Google Clamps Down on Ticket Site Viagogo

Viagogo website

Google has suspended the ticket resale site from advertising on its platform over claims it is misleading and overcharging customers. 

Ticket reselling site Viagogo is back in the spotlight following Google’s decision to suspend it from paid-for global search rankings.

The suspension, which is effective immediately, follows pressure from a number of campaign groups, MPs and trade body UK Music. Last year, they came together to pen an open letter to senior Google executives calling on the company to stop Viagogo from advertising on its site due to its supposedly unethical business practices. They claimed the site misled customers who bought event tickets that may have been invalid.

Google’s decision is likely to significantly impact Viagogo’s ability to do business. Previously its ads have appeared on the top of searches for various events but, as of today, they will all be removed.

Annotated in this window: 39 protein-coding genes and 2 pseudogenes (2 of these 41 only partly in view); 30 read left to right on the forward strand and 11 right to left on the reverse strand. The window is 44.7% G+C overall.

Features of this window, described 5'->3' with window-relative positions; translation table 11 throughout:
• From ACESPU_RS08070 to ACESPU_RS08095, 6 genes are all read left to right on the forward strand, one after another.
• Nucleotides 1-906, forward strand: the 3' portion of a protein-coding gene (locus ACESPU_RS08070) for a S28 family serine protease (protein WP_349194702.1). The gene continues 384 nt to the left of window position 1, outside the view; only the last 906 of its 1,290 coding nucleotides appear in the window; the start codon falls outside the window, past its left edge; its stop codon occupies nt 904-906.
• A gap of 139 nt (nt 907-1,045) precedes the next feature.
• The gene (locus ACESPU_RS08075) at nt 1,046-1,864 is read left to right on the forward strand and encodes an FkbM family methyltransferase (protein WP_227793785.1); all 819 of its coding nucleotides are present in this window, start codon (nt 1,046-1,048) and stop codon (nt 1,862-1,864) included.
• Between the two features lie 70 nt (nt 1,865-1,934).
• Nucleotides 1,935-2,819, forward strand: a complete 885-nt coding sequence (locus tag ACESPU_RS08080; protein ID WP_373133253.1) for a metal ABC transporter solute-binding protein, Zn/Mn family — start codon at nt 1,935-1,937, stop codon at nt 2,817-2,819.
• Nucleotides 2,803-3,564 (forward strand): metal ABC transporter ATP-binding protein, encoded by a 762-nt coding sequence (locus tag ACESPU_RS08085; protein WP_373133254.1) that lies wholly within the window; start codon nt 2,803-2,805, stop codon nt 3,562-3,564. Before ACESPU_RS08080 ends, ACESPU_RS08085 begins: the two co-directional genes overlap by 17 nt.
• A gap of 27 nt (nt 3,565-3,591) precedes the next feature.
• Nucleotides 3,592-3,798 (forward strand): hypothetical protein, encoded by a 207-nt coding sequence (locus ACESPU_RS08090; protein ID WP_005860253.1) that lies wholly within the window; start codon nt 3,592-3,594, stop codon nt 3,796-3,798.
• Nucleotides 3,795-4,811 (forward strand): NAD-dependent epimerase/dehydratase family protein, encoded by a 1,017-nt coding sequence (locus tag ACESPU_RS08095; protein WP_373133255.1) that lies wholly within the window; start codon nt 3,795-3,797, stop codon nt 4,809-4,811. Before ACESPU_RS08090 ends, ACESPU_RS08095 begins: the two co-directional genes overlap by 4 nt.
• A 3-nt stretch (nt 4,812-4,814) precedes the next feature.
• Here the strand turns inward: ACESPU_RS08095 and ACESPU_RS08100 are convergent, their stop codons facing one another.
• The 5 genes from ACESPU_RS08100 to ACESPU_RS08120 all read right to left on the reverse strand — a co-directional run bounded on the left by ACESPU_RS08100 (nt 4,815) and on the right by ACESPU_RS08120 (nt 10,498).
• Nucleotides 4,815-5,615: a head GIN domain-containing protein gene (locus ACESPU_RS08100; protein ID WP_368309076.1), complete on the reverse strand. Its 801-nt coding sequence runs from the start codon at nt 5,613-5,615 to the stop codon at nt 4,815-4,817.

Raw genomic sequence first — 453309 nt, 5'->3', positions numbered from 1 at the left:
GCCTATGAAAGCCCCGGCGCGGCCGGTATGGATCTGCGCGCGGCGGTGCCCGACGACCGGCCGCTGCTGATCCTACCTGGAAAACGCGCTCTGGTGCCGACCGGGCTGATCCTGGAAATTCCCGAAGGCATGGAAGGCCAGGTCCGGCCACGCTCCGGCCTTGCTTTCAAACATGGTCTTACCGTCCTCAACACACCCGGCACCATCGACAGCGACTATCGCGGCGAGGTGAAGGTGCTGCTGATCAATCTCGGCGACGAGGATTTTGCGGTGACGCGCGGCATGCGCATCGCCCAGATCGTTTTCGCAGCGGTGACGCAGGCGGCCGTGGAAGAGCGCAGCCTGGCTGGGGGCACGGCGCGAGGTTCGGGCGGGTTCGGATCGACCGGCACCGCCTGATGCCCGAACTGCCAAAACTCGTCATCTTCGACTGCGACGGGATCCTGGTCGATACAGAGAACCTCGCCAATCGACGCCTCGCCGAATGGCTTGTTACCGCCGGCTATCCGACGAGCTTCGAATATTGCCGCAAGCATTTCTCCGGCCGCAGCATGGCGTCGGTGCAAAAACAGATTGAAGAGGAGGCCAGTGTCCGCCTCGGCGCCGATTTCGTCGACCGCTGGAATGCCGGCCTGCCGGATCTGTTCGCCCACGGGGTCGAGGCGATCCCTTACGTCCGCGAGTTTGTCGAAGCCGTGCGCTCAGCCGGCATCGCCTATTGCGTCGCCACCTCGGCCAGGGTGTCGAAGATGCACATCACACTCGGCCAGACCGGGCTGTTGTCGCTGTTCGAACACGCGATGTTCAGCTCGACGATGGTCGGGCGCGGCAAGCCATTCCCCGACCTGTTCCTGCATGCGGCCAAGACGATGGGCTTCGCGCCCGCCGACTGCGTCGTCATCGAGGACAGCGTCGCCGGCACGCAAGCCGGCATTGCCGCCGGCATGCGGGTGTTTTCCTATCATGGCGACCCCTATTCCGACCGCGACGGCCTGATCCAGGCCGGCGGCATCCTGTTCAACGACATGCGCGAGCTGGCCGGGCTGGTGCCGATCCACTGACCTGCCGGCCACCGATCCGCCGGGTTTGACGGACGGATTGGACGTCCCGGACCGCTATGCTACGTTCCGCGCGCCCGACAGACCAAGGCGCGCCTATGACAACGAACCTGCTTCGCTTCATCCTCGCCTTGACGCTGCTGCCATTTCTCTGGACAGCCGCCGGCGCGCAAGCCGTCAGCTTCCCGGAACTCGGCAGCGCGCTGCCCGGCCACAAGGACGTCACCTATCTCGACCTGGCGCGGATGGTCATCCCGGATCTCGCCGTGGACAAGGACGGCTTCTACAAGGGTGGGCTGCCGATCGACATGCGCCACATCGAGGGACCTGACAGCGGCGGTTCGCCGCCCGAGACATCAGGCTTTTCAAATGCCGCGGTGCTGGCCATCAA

A spokesperson for Google said: “When people use our platform for help in purchasing tickets, we want to make sure that they have an experience they can trust. This is why we have strict policies and take necessary action when we find an advertiser in breach.”

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The controversial Switzerland-based company has previously come under fire from notable celebrities, such as Ed Sheeran and the Artic Monkeys, who said the site should be shutdown.

The Competition Market Authority (CMA) has accused the business of not doing enough to improve its business practices and has started fresh legal action against it. The  CMA first launched proceedings against the company in August 2018 over concerns Viagogo was breaking consumer-protection law.

As a result, the company was ordered to drastically revamp its business practices, including informing buyers of what seat they would get and if there was a risk they would be turned away at the door.

But, the watchdog is now accusing the company of disregarding the court order and plans to launch another action against the company for contempt of court. The CMA claims Viagogo is still giving:

  • misleading ticket-availability messages
  • incomplete addresses of business selling tickets
  • insufficient warnings with resale restriction may not allow entry

If found in contempt, Viagogo could face high penalties.



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